I'll get this out of way, straight away. I had two big surprises whilst watching Death Race. This first - the film is actually decent. The second - I had a hell of an enjoyable time watching it.
Death Race is set a few years into the future, where the economy has collapsed and the disillusioned populace have turned to the self titled sport, played by incarcerated felons, whom hope to gain their freedom by winning. With such a grand prize, it's no surprise that the sport is ultra violent in nature - there can only be one winner. The films' subplots are a little more involving than what the title suggested, but ultimately it is about the racing and what was captured on film is some rollicking stuff; very visceral and destructive. It's also very brutal in parts, so probably don't watch with the kiddies.
Death Race isn't art and I don't recall seeing it in any of the 2009 Academy Award categories, but I had a lot of fun with the film and as I stated at the outset, I was very surprised at how much I liked the film.
Death Race is presented in the widescreen scope aspect ratio of 2.35:1, encoded in MPEG-4 AVC compression.
For a film of such recent vintage, I expected the film to be free of film artifacts and other film nasties and again I wasn't disappointed. The transfer is pin sharp and vividly detailed. The cinematography is harsh and dirty and this transfer accurately represents this, with a lot of very fine detail.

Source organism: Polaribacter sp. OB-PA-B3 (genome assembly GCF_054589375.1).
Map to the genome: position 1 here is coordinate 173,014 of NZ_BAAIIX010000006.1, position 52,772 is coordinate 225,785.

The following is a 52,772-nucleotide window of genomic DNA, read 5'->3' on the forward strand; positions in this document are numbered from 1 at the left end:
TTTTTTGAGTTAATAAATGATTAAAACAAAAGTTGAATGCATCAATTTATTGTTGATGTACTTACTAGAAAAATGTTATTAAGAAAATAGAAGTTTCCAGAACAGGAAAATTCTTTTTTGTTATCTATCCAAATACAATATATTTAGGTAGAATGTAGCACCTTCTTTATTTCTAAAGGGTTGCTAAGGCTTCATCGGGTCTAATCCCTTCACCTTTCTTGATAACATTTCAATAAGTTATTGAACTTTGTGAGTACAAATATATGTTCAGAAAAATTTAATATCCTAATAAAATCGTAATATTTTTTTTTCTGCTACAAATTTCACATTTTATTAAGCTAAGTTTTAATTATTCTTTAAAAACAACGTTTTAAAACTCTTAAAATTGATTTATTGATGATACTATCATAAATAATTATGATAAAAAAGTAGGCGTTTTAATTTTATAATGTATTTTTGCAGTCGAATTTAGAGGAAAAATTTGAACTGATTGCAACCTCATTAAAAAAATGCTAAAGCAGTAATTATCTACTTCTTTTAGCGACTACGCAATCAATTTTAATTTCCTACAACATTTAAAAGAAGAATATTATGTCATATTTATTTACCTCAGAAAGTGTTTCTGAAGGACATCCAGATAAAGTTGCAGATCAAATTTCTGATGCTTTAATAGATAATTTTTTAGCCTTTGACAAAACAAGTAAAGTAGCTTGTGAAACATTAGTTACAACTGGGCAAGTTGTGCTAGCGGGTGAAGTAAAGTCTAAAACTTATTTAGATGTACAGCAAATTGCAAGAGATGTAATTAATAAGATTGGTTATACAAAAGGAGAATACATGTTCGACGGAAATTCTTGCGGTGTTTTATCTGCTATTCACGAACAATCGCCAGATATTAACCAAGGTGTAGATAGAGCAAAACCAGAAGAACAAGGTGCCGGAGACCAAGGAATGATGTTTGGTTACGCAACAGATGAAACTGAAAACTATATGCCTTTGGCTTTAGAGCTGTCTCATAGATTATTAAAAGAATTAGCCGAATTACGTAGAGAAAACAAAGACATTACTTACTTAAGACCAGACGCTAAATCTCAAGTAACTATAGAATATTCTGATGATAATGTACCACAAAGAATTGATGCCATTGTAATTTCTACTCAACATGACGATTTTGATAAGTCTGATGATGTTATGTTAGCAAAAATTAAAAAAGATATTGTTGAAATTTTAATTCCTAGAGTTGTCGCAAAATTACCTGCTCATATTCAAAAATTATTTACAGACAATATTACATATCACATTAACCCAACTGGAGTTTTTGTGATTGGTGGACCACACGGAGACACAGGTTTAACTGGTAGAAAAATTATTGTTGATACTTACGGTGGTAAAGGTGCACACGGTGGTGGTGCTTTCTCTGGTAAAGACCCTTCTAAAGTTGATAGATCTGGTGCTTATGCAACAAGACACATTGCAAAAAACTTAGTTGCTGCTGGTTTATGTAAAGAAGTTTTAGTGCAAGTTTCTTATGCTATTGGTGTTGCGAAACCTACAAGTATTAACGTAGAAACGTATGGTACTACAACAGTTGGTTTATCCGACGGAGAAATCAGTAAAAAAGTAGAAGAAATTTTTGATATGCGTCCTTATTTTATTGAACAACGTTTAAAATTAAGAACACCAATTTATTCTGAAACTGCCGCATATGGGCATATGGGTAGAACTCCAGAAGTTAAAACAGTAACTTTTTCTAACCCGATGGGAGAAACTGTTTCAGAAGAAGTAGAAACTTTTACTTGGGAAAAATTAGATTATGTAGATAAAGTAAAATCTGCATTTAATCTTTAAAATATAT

I was very impressed with the video on show here. I really couldn't see anything to complain about.
The main audio track here is an English DTS HD Master Audio, encoded at 24-bits.
If my expectations for the film itself were low, my expectations for the soundtrack were disproportionately high. Again, within minutes of the film, my hopes were justified. Home theater aficionadas will be very happy with this extremely aggressive and multi-layered audio track. A very dynamic track, I had to turn up the track ever so slightly to pick up some of the quieter dialogue scenes. There are some extremely low frequency bass effects to support the massive amount of crashes and explosions throughout.
Fans will be most pleased with this audio mix - reference quality all the way.
Director Paul W.S. Anderson and Jeremy Bolt contribute to the audio commentary and provide all manner of detail to the making of the film. Anderson speaks very eloquently and his manner is fairly interesting to listen to, but you will have to be a fairly big fan of the film to get through the whole thing.
Start Your Engines: Making a Death Race, is the fairly generic making of documentary, but had enough behind the scenes snippets and factoids to sustain interest. The other featurette, Behind the Wheel: Dissecting the Stunts is fairly obviously more focused on the stunts and explosions of the film, which is a little more exciting. It was extremely enjoyable to see how much of the films' special effects were done in-camera and it does help to sell the film for sure.
Create Your Own Race is essentially a multi-angle sequence of one of the more exciting parts of the film. Using BD-Live, you can also share your made scene over the net with fellow owners of the disc.
Typical of Universal Blu-ray, the disc features the U Control features, which intersperses making of segments throughout the film, essentially making the whole film a 'making of'. I really enjoy these features and like how this has become a staple of almost all Universal discs.
Tech Specs is a fairly useless BD-Java feature which overlays a graphic of information relating to Death Race drivers throughout the racing.
Review Equipment Used:
Display: Sony KDL52X3100 LCD (1080p resolution/ 24p playback)
Player: Sony BDP-S550 Blu-ray, PlayStation 3 (24p playback)
Sound: Sony STR-DA5400 Receiver (7.1 configuration), Sony SSX70ED front speakers (x2), Sony SSCNX70ED center speaker, Sony SSFCR7000 surround speakers (x4), Sony SAW3800 Subwoofer, (Front) Sony SAWM500 Subwoofer (Rear)